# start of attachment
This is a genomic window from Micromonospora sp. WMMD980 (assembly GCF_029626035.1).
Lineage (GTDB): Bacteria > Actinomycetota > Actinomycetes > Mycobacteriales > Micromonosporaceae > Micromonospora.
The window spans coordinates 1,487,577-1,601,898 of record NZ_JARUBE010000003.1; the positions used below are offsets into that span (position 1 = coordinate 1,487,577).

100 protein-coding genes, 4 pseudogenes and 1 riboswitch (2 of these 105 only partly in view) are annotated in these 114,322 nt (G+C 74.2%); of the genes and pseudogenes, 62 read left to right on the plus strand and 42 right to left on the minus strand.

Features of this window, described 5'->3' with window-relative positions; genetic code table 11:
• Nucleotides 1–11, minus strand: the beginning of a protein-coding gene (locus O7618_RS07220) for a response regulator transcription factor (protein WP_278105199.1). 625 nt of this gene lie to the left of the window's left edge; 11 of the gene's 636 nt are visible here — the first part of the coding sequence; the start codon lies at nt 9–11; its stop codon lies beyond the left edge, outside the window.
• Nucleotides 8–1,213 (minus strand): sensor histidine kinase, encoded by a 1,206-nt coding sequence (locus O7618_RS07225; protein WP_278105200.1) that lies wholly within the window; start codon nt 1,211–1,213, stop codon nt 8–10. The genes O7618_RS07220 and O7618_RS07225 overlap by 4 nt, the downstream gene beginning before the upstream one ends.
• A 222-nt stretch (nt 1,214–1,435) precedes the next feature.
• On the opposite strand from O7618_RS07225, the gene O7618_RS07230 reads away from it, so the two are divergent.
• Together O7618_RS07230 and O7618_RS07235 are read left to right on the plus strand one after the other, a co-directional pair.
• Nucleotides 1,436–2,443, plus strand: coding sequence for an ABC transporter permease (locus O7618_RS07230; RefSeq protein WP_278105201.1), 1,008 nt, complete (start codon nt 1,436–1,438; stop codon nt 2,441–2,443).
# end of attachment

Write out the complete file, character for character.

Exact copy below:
This is a genomic window from Micromonospora sp. WMMD980 (assembly GCF_029626035.1).
Lineage (GTDB): Bacteria > Actinomycetota > Actinomycetes > Mycobacteriales > Micromonosporaceae > Micromonospora.
The window spans coordinates 1,487,577-1,601,898 of record NZ_JARUBE010000003.1; the positions used below are offsets into that span (position 1 = coordinate 1,487,577).

100 protein-coding genes, 4 pseudogenes and 1 riboswitch (2 of these 105 only partly in view) are annotated in these 114,322 nt (G+C 74.2%); of the genes and pseudogenes, 62 read left to right on the plus strand and 42 right to left on the minus strand.

Features of this window, described 5'->3' with window-relative positions; genetic code table 11:
• Nucleotides 1–11, minus strand: the beginning of a protein-coding gene (locus O7618_RS07220) for a response regulator transcription factor (protein WP_278105199.1). 625 nt of this gene lie to the left of the window's left edge; 11 of the gene's 636 nt are visible here — the first part of the coding sequence; the start codon lies at nt 9–11; its stop codon lies beyond the left edge, outside the window.
• Nucleotides 8–1,213 (minus strand): sensor histidine kinase, encoded by a 1,206-nt coding sequence (locus O7618_RS07225; protein WP_278105200.1) that lies wholly within the window; start codon nt 1,211–1,213, stop codon nt 8–10. The genes O7618_RS07220 and O7618_RS07225 overlap by 4 nt, the downstream gene beginning before the upstream one ends.
• A 222-nt stretch (nt 1,214–1,435) precedes the next feature.
• On the opposite strand from O7618_RS07225, the gene O7618_RS07230 reads away from it, so the two are divergent.
• Together O7618_RS07230 and O7618_RS07235 are read left to right on the plus strand one after the other, a co-directional pair.
• Nucleotides 1,436–2,443, plus strand: coding sequence for an ABC transporter permease (locus O7618_RS07230; RefSeq protein WP_278105201.1), 1,008 nt, complete (start codon nt 1,436–1,438; stop codon nt 2,441–2,443).